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The sanctuary has three key restrictions for users of the Bay of Islands:
- No one is allowed in the water within 300 m of a marine mammal.
- No vessel to approach within 300 m of marine mammals – if your vessel breaches the 300 m rule for a marine mammal you must stop. You must remain stopped until any marine mammals are at least 300 m away.
- You must travel 5 knots or less at all times while within the marine mammal safe zones.
If you see someone breaking the restrictions call us on 0800 DOC HOT (0800 362 468).
If you break the restrictions
It is a punishable offence to break the restrictions of the:
Penalties can include up to a $800 infringement fee and maximum fine of $1,600 if an infringement notice is issued for the alleged breach of the Sanctuary restrictions.
Prosecutions may be pursued that could lead to an imprisonment term not exceeding 2 years or a fine not exceeding $100,000.
Anywhere in the marine mammal sanctuary
When boating within the marine mammal sanctuary, stay more than 300 m away from any marine mammal.
If you find your vessel within 300 m of any marine mammal in the water, you must stop your vessel. You must remain stopped until the marine mammals are more than 300 m away. It is not an offence if your vessel drifts while stopped.
300 m is the equivalent of the length of 3 rugby fields.
In designated safe zones
Speed limit: 5 knots or less at all times
If you’re within a marine mammal safe zone, your vessel must travel 5 knots or less, regardless of whether a marine mammal is visible.
No one is allowed in the water within 300 m of a marine mammal - scuba diving is included in this.
If you intend to go diving, preparation is key. Prior to entering the water for a dive in the Bay of Islands, plan for encountering marine mammals:
- include actions that will be taken if you encounter a marine mammal in your pre-dive safety briefing
- ensure that these actions are captured in your dive plan
- ensure that your surface safety person, and/or skipper, does a thorough scan for marine mammals before anybody enters the water from either shore or a vessel. If there are marine mammals present within 300 m of your entry point, do not enter the water until they are more than 300 m away.
If you encounter a marine mammal once you have commenced your dive, actions should include:
- stay together as a group
- don’t deviate from your dive plan
- you don’t need to exit the water - remember safety is first
- maintain your depth and enjoy watching the marine mammal respectfully
- do not pursue interactions with the marine mammal
- when you surface from your safety stop, move swiftly to the vessel or shore and exit the water if it is safe to do so
- do not re-enter the water until the marine mammal is more than 300 m away.
No one is allowed in the water within 300 m of a marine mammal – snorkelling and swimming are included in this.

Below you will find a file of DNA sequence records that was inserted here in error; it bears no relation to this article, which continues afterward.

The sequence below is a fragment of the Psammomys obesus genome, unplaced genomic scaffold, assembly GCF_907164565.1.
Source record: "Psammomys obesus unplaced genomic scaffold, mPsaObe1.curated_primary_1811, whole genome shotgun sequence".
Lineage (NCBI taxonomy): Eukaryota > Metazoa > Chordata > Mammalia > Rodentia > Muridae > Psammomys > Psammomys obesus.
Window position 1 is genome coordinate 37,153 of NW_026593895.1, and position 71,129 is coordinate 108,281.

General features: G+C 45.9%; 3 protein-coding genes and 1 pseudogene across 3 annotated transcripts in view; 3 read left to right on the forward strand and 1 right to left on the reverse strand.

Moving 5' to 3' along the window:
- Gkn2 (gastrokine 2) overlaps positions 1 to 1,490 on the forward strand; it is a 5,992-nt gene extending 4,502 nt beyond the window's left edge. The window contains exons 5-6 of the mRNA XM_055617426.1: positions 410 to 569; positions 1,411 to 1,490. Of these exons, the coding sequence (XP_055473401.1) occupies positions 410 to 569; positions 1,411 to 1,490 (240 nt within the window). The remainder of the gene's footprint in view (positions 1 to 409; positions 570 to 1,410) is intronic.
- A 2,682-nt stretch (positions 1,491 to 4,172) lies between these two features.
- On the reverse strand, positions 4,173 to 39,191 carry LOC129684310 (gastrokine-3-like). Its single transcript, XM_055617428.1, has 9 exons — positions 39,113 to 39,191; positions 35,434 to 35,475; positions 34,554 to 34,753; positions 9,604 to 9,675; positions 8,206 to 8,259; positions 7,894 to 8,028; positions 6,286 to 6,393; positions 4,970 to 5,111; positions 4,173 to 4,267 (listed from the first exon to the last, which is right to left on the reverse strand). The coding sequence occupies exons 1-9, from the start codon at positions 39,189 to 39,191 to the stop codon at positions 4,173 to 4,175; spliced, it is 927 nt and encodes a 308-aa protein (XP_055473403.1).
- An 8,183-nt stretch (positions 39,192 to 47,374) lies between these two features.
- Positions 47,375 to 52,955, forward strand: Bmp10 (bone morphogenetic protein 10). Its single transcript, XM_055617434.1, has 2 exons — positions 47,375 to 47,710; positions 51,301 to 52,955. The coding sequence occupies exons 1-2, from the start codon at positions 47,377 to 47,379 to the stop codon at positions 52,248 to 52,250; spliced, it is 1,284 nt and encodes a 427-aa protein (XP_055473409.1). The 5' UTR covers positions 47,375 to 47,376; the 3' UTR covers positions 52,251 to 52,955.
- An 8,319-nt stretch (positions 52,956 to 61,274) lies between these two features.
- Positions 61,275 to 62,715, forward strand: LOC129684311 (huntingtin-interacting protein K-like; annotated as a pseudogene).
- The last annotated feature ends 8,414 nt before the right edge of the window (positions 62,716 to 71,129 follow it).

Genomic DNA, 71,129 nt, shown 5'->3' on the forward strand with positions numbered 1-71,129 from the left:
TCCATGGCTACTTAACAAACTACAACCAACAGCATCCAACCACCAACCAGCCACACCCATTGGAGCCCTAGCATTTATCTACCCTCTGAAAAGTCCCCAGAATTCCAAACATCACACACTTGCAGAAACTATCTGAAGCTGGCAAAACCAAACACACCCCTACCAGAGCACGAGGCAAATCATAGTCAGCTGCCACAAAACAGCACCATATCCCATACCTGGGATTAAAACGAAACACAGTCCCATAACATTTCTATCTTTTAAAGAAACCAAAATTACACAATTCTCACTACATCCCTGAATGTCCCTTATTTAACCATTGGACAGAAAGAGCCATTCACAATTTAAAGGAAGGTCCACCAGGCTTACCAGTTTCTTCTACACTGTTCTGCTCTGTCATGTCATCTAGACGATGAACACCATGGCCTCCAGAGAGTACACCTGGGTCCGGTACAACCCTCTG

You should still stay safe while snorkelling or swimming, but unlike diving, it’s generally safe to exit the water upon becoming aware of marine mammals.
Prior to entering the water for a swim or snorkel:
- do a scan of the water
- if you see any marine mammals, delay your snorkel until they’re 300 m away.
If you encounter a marine mammal once you have started swimming or snorkelling:
- exit the water at your closest safe exit point
- remain out of the water until the marine mammals are 300 m away and heading away from you. The closest exit point doesn’t mean returning to the point you entered from.
Stay on the surface or shore until they’re more than 300 m away and heading away from you. You can then get in and continue your swim or snorkel.
Activities on the shore edge include activities like:
- gathering seafood whilst wading
- cooling off in the shallows
- surfcast fishing
- getting on and off water toys like wakeboarding, jet skis, kitesurfing, tubing from the shore, and
- getting in and out of watercraft like kayaks, paddleboards.
The restrictions that apply to swimming, apply to these activities also. No one is allowed in the water within 300 m of a marine mammal.
We know that the Bay of Islands has a long history of on water events. The marine mammal sanctuary is not designed to prevent these events from occurring.
These events can still occur if they’re designed in a way to lower impacts on marine mammals.
You need an exemption permit if:
- you’re planning to host an on water event in the Bay of Islands, and
- your event may breach the restrictions of the sanctuary.
Involve DOC early, to help make sure you meet all the requirements to hold your event.
Depending on the size, scope and potential impact of the event, a mitigation plan might be required.
Mitigation plans may need to include:
- detailed race plans, event scale and participant numbers
- establishment of a 600 m “safety zone” for the duration of the race that shall be maintained around the sound source (racecourse), for the protection of marine mammals. All vessels, except those actively racing, shall be halted when a marine mammal enters the 600 m safety zone and resume only after the animal has been gone from the safety zone for a minimum of 15 minutes. The safety zone must be in effect 30 minutes prior to race start
- a DOC approved marine mammal observer to conduct surveys before and during race events. Events only commence (delay start protocols) if no marine mammals have entered the 600 m safety zone for a minimum of 30 minutes prior to race start time, and
- competency requirement for all skippers and crew who are appointed in any role pertaining to the event.
Start the process to get an exemption permit by contacting the Bay of Islands office.
Pursuant to section 22 of the Marine Mammals Protection Act 1978, the Minister of Conservation gives the following notice, and the Minister of Energy and Resources, and the Minister for Oceans and Fisheries consent to the declaration in clause 4.